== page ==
This blog can remain silent no longer. Machiavellian backbiting is afoot in the body politic: there is a strain of spineless, weak-kneed, gutless, mealy-mouthed arse-coverers who lack the stomach to make a clean breast of it and take up arms, shoulder their responsibility, lay their hands on the table and stick their heads above the parapet and place their necks on the line. It is a debate that questions just what our movement stands for, amid visions of the 1980s, exile to the wilderness and embarrassing engraved stones: should modern poets aspire to be buried in Westminster Abbey ?
Yes, Philip Larkin is to be remembered with a stone slab within the mother church whose daughters he often visited but never really believed in. Still, he’ll be in good company – Shelley, Marlow and Hardy are nearby in stone if not in spirit. Well, okay, Marlow is technically in glass, which does sound better: more of a glowing tribute, less of a doormat.
Of course, it’s not as if the late lamented gentleman has any say in the matter, but rather it is no more than a testament to the lobbying powers of his fans. One suspects that even Wendy Cope’s supporters, when her time comes, will make a play for the big time, although in her case perhaps she would be more at home in a different wing, beside Thomas Telford and Robert Stephenson.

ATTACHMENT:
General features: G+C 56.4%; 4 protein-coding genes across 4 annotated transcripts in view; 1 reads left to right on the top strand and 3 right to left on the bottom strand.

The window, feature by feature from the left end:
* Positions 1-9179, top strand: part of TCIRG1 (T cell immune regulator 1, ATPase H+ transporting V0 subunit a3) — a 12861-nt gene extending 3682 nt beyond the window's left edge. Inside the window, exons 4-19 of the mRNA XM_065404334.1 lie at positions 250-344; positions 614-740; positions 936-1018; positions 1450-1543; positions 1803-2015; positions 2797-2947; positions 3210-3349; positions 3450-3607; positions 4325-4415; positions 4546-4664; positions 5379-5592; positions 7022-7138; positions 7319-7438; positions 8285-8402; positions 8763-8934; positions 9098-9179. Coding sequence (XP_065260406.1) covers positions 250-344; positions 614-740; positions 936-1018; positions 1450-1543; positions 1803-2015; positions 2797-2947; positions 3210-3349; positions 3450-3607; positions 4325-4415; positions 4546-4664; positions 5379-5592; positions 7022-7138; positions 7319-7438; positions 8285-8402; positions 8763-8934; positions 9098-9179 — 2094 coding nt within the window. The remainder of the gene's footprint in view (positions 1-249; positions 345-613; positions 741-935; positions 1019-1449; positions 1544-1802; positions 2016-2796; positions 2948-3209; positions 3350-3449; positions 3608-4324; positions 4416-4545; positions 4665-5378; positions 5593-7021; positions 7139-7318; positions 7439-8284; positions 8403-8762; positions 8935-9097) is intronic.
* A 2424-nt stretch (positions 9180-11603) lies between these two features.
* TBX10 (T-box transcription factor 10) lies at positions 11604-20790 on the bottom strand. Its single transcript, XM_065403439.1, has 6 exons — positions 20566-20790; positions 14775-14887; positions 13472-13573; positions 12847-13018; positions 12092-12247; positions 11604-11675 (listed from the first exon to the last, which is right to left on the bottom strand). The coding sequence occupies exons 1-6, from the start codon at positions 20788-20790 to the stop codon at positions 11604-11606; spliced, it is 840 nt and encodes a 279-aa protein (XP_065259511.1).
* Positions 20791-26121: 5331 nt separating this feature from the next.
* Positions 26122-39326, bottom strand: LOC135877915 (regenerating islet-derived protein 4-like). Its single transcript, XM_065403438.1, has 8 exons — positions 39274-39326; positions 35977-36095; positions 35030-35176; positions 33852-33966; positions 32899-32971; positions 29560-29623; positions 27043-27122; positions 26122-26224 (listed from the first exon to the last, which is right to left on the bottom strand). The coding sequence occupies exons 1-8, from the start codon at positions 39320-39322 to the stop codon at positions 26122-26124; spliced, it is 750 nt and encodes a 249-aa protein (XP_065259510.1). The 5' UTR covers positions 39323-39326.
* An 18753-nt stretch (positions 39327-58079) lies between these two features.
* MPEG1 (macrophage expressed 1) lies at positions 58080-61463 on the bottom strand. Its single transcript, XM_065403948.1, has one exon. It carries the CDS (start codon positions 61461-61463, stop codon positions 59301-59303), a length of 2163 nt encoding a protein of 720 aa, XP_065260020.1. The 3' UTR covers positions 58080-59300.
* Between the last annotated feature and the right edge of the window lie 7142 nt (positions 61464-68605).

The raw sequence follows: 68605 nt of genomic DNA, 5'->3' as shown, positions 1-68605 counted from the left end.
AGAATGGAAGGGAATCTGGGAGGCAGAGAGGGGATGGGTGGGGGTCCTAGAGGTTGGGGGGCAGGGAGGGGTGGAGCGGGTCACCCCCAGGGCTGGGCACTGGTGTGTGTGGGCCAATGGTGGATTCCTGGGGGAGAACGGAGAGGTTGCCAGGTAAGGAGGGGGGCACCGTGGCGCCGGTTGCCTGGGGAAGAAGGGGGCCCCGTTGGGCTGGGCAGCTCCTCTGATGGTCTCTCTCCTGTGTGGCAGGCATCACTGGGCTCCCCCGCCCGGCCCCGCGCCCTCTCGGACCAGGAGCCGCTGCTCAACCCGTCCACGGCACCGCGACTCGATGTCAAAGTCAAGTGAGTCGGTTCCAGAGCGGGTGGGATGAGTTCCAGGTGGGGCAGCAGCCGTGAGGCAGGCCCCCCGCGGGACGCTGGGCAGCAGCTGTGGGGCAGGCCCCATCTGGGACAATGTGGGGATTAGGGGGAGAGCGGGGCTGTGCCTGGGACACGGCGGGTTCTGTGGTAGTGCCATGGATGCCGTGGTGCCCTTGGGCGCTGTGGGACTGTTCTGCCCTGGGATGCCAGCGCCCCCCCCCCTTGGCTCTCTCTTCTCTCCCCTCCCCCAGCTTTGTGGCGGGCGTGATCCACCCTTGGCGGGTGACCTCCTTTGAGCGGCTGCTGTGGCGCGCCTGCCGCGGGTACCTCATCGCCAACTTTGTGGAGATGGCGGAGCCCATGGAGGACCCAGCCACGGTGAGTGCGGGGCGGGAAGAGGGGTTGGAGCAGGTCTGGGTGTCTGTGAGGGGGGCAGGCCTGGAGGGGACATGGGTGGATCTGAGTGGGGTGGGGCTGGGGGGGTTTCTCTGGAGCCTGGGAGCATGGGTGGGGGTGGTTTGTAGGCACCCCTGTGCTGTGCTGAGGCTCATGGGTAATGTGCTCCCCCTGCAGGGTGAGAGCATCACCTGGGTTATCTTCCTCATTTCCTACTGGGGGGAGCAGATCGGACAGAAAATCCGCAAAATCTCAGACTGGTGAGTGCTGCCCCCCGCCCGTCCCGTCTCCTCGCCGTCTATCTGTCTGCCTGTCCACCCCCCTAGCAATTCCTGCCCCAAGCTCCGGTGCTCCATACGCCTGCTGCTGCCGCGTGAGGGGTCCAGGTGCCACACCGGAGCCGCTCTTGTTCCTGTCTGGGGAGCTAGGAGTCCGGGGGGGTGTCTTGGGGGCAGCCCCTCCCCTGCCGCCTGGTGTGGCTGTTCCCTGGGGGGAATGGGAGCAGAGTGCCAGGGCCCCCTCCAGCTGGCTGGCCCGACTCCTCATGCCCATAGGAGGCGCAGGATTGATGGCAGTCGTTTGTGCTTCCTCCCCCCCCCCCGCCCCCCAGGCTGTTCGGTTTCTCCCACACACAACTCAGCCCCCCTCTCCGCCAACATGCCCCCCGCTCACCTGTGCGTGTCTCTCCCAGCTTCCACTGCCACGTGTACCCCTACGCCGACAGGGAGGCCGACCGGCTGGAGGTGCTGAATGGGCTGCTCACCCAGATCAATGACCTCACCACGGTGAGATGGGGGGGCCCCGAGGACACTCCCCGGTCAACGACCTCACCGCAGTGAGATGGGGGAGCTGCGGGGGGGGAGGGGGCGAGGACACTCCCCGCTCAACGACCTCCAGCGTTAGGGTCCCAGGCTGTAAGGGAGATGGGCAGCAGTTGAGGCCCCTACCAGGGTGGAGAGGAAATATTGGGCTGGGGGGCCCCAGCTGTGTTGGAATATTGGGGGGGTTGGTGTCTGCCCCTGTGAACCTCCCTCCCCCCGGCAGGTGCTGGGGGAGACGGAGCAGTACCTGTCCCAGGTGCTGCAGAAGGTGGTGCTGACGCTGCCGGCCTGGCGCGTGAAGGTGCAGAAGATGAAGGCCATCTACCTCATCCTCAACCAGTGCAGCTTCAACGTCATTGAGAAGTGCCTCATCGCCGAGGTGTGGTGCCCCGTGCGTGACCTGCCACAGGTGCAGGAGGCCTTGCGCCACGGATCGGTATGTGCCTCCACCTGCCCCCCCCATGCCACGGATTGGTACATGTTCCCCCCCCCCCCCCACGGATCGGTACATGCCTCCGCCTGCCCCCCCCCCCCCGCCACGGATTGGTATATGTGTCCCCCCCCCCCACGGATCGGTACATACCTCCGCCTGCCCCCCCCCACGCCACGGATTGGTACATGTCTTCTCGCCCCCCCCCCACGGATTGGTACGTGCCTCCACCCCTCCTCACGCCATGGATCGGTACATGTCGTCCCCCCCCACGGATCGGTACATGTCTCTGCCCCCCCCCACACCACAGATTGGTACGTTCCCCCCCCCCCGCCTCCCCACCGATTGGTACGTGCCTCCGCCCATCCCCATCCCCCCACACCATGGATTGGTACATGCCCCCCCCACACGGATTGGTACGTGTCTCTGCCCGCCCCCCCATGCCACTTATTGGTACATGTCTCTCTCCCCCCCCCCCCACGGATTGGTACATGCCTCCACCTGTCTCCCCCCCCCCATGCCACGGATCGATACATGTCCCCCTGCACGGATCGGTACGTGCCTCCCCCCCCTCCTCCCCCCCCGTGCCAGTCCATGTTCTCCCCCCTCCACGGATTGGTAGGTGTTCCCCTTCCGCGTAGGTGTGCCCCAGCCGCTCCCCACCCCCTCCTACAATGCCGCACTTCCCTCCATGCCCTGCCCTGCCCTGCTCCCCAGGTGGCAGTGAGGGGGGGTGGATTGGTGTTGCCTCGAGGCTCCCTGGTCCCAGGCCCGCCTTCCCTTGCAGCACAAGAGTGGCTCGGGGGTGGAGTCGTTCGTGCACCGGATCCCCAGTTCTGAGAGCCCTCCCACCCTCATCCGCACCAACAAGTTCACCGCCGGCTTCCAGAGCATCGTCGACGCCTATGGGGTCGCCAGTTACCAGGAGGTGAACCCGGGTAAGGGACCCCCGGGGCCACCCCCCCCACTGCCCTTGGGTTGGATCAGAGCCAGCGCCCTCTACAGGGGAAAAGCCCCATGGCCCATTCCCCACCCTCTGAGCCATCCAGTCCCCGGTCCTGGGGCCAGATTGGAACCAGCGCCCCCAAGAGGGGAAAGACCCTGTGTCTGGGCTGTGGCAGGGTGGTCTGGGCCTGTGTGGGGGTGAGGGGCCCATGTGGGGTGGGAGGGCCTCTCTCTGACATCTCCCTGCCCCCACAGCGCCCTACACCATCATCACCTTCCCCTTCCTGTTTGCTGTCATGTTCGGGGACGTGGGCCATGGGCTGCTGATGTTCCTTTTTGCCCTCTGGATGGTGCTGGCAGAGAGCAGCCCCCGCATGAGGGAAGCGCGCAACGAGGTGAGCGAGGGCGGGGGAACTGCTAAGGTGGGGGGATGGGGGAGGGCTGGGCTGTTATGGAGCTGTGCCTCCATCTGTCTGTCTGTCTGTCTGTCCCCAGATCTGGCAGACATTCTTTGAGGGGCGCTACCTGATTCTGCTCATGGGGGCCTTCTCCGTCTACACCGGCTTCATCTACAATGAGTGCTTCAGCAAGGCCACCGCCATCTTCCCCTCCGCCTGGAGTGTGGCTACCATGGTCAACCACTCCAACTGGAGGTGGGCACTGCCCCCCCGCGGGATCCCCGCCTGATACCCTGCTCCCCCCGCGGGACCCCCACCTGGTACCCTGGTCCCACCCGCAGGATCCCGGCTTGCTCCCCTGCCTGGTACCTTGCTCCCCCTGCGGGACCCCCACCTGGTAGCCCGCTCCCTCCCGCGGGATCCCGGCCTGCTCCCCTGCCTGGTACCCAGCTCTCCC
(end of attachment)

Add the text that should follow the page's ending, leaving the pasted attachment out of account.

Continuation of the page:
This week’s potential future internees were all very much alive and kicking: first up was James Priestman, musing on the demons and better angels of a tennis pro, swiftly followed by Owen Gallagher’s memories of a family holiday at Loch Ness that almost got him onto Blue Peter. John Hurley was quite washed away by the power of the ocean, while Daphne Gloag was enjoying a mixed bean soup with an extra dash of universe. Martin Choules was showing sympathy for a thought-criminal, and Olwyn Grimshaw was determined to be well-dressed as she weathered her monster hangover. Finally, the sun in splendour, and other aspects, was gleaming in Alan Chambers’ eye.
The Pitshanger archives recall one evening in 1982 when the thoroughly anti-establishment Dylan Thomas was being officially remembered thirty years after has boozy death. Ted Hughes, (himself to be snagged in 2011), was vehemently against it – he thought that although Dylan was somewhat religious, he was thoroughly low church and not one for incense and hallelujahs. Conversely, Seamus Heaney thought it beautifully showed the Bard of Swansea having the final laugh at anyone who took him that seriously. Oddly enough, Philip Larkin himself was also present, but remained silent, and on his deathbed three years later he insisted that his diaries be destroyed unread, so it looks like we’ll never know how he would regard this latest honour. Maybe, just to be sure, they should use the slab to bury a pair of bicycle clips and an Irish sixpence.